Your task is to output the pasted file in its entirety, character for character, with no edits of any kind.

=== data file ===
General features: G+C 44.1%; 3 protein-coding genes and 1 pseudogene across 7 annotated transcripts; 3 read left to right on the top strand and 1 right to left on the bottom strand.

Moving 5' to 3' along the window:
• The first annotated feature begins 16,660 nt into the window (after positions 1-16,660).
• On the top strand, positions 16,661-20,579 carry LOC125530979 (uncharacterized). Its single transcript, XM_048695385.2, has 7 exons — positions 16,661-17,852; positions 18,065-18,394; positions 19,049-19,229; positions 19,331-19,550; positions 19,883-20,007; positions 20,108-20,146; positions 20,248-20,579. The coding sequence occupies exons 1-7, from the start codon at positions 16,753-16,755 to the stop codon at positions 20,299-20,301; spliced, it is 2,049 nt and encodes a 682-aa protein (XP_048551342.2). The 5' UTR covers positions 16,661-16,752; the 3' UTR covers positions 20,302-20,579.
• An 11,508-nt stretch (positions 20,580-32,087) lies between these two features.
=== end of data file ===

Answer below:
General features: G+C 44.1%; 3 protein-coding genes and 1 pseudogene across 7 annotated transcripts; 3 read left to right on the top strand and 1 right to left on the bottom strand.

Moving 5' to 3' along the window:
• The first annotated feature begins 16,660 nt into the window (after positions 1-16,660).
• On the top strand, positions 16,661-20,579 carry LOC125530979 (uncharacterized). Its single transcript, XM_048695385.2, has 7 exons — positions 16,661-17,852; positions 18,065-18,394; positions 19,049-19,229; positions 19,331-19,550; positions 19,883-20,007; positions 20,108-20,146; positions 20,248-20,579. The coding sequence occupies exons 1-7, from the start codon at positions 16,753-16,755 to the stop codon at positions 20,299-20,301; spliced, it is 2,049 nt and encodes a 682-aa protein (XP_048551342.2). The 5' UTR covers positions 16,661-16,752; the 3' UTR covers positions 20,302-20,579.
• An 11,508-nt stretch (positions 20,580-32,087) lies between these two features.